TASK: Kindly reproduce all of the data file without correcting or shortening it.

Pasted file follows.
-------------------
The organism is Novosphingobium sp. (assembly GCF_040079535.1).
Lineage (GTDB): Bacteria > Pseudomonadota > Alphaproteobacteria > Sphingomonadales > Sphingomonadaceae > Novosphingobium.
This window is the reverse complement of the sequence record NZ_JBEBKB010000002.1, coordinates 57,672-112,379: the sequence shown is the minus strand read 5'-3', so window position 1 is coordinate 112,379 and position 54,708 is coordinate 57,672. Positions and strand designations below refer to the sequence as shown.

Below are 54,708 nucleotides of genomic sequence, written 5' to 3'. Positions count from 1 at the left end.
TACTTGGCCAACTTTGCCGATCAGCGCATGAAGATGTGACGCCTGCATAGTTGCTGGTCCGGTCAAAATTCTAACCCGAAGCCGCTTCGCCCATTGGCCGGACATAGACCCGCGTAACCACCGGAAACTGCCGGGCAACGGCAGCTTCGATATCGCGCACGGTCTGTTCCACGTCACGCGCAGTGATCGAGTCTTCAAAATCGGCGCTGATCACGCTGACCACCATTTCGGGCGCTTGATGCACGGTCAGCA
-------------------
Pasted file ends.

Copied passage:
The organism is Novosphingobium sp. (assembly GCF_040079535.1).
Lineage (GTDB): Bacteria > Pseudomonadota > Alphaproteobacteria > Sphingomonadales > Sphingomonadaceae > Novosphingobium.
This window is the reverse complement of the sequence record NZ_JBEBKB010000002.1, coordinates 57,672-112,379: the sequence shown is the minus strand read 5'-3', so window position 1 is coordinate 112,379 and position 54,708 is coordinate 57,672. Positions and strand designations below refer to the sequence as shown.

Below are 54,708 nucleotides of genomic sequence, written 5' to 3'. Positions count from 1 at the left end.
TACTTGGCCAACTTTGCCGATCAGCGCATGAAGATGTGACGCCTGCATAGTTGCTGGTCCGGTCAAAATTCTAACCCGAAGCCGCTTCGCCCATTGGCCGGACATAGACCCGCGTAACCACCGGAAACTGCCGGGCAACGGCAGCTTCGATATCGCGCACGGTCTGTTCCACGTCACGCGCAGTGATCGAGTCTTCAAAATCGGCGCTGATCACGCTGACCACCATTTCGGGCGCTTGATGCACGGTCAGCA